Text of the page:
When a guinea pig dies, when do you bring home a new roommate for the one left behind to grieve? In the last three weeks or so, we've had e-mails from owners who were facing the inevitability of having to put gravely ill guinea pigs to sleep.
My short answer is "Your pig will tell you."
Until you've had a guinea pig or two (or more) you don't realize how deeply these critters can grieve, or how quickly they can sink into a depression and how long they can stay in that psychological state until you pull them out of it. There's a fine line between letting a guinea pig mourn the loss of a friend and adjust to life without him/her and letting the guinea pig slide into a full-blown depression. Depression isn't to be trifled with, to be treated with a wait-and-see approach for too long. Loss of appetite, decreased water drinking, lethargy, zero interest in things that used to draw a reaction, little to no socializing with human companions -- all are signs of depression, and all can lead to more serious illness if they're not stopped.
Cari wrote to us about her pair of female guinea pigs, one of whom is very sick and does not have a lot of time left in her life. She wrote to us, "I am worried about her companion. I fear she will be so lonely, and I know they do better in pairs and I want to get another female for her....I also wonder when another should be introduced, before or after?" I give her a lot of credit for thinking ahead like this, and for proceeding with caution instead of acting too soon. For a lot of folks, balancing compassion and restraint is not easy.
My advice to Cari is that she wait until after her guinea pig dies. The sick one is dealing with enough stress from her illness, and the healthy one is dealing with the stress of seeing her friend fade away. (Yes, I am fully convinced that these animals know before us humans when they are preparing to cross over.) Introducing another pig at this time is more stress -- and avoidable stress at that. Let the girls close out their lives together, and when the sick one crosses over, Cari and her remaining guinea pig need to grieve together and comfort each other.
Observation will tell Cari when her guinea pig is getting depressed -- she may see it within a few days, or it might be longer. But it will come, and it's best to act when the symptoms first start to appear. It's rare for a guinea pig who's used to having a roommate to function well as a lone pig for any length of time. They get used to constant companionship -- and not having it for an extended period of time turns their world upside down with unhealthy consequences.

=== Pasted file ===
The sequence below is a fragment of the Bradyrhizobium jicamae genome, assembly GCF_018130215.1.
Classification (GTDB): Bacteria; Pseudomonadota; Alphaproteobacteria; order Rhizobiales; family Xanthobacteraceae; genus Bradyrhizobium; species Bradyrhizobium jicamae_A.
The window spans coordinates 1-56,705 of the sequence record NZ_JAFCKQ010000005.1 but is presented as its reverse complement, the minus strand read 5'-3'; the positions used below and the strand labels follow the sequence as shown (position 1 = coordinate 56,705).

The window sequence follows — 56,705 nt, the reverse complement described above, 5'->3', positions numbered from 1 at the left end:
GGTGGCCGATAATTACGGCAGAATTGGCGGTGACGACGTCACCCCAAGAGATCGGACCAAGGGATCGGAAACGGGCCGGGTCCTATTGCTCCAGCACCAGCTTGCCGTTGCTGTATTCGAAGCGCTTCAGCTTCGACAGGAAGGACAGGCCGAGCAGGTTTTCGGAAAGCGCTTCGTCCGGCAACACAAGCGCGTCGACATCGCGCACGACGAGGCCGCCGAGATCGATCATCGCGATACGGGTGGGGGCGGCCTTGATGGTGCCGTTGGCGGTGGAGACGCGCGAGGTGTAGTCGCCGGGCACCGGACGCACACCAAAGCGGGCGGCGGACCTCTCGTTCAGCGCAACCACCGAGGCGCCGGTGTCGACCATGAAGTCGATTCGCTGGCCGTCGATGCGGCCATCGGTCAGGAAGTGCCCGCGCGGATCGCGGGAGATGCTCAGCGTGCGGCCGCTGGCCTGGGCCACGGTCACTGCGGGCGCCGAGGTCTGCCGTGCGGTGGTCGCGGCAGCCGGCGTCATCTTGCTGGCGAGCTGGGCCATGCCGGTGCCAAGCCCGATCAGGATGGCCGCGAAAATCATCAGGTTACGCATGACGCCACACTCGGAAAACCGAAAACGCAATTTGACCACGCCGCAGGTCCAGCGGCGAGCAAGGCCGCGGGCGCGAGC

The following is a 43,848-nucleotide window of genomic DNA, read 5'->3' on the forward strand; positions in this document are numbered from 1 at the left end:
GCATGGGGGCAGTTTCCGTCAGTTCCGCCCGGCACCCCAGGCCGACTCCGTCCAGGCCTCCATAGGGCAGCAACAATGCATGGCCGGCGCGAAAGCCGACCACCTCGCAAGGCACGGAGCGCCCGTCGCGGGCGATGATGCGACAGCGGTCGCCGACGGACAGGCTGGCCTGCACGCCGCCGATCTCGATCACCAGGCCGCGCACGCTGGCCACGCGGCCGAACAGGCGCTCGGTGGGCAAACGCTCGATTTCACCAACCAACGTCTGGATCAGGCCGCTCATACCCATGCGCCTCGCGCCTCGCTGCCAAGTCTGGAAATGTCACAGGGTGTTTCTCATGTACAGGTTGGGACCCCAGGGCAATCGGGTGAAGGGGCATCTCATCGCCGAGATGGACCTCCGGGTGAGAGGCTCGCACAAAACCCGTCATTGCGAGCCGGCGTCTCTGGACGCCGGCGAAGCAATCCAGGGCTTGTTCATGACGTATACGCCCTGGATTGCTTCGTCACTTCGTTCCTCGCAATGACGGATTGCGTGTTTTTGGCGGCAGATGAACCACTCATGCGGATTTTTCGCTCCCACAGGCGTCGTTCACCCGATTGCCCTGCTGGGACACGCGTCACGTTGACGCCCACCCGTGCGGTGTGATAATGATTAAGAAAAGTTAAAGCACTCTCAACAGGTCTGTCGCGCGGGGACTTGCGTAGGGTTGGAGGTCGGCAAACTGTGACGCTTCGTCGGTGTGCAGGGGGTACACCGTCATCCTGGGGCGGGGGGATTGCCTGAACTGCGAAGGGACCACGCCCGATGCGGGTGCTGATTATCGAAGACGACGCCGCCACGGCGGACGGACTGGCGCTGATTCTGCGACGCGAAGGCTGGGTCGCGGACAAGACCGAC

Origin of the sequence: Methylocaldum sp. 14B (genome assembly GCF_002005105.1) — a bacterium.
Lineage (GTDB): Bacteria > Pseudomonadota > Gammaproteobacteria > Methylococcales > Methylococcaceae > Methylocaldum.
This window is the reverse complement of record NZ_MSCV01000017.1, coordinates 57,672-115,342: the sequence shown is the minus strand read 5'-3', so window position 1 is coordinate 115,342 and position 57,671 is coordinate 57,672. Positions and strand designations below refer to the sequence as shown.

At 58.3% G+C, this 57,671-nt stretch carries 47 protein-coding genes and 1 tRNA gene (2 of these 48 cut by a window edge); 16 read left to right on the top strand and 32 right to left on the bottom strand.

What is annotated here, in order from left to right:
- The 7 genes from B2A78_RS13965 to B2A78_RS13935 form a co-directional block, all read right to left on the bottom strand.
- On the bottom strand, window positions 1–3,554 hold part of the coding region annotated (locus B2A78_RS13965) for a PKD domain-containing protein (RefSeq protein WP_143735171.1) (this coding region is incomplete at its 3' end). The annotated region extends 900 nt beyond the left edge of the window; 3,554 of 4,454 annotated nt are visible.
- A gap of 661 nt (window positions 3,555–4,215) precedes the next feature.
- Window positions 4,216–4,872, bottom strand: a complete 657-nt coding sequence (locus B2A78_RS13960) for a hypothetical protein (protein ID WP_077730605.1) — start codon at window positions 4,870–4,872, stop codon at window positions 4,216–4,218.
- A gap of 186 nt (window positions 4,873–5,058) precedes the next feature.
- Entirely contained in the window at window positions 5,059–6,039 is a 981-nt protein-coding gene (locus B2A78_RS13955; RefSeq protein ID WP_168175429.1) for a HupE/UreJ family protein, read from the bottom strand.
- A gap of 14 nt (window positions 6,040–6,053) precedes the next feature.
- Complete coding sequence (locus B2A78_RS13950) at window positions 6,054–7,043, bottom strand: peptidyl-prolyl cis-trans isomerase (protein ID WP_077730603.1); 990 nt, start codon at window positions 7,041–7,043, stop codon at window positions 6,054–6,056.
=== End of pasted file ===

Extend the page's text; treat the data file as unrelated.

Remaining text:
Stacey started talking to us when she was trying to make the difficult decision between euthanizing her middle-aged guinea pig or putting her through inordinately expensive and risky surgery that offered disproportionately little in the way of guarantees of post-operative longevity. The prospect of needing to get a new roommate (someday) for her remaining guinea pig was never brought up. Honestly, as rattled by the experience as Stacey understandably was, adoption of another pig was not something I expected her to consider for a while.
After putting Cupcake to sleep, Stacey -- grieving and worried about her remaining guinea pig -- bought two 5-month-old females on the same day as Cupcake's death. Warned by the pet store clerk that her guinea pig might fight with the new ones in order to establish herself as "alpha female," Stacey did some online research to find out how to introduce them all. Introductions on neutral ground went well -- sharing space in the cage did not. After breaking up the fighting, Stacey did more online research. Her next steps were a) cleaning everything in the cage with vinegar, and b) giving everyone a bath together. After another rough beginning, the younger girls got the hint that there was only one queen bee -- and it wasn't either of them. When last I heard from Stacey, there seemed to be some kind of continuing peace in the cage.
In her last e-mail, Stacey wrote, "I thought it would be easy to bring new pigs home." I thought to myself, "You don't know what a lucky break you had. The fight could have been worse, blood could have been drawn by a bad bite, those three pigs might never have called a truce -- and then you really would have been stuck."
I can't say I blame Stacey's pig for her initial reaction. She was not happy about losing her friend and acquiring two strange roommates in her cage on the same day. It's a lot of adjustment to ask her to make. (Stacey was acting from a broken heart and concern for her guinea pig, so you can understand her impulse.) I'm just relieved it seems to have worked out as quickly as it did.
Again, how long you wait before bringing someone new home really does depend on the individual pig, but I firmly believe that the grieving process needs to be given space and time. We humans would demand and expect that for ourselves, and, knowing what emotions animals are capable of, I think they expect it as well.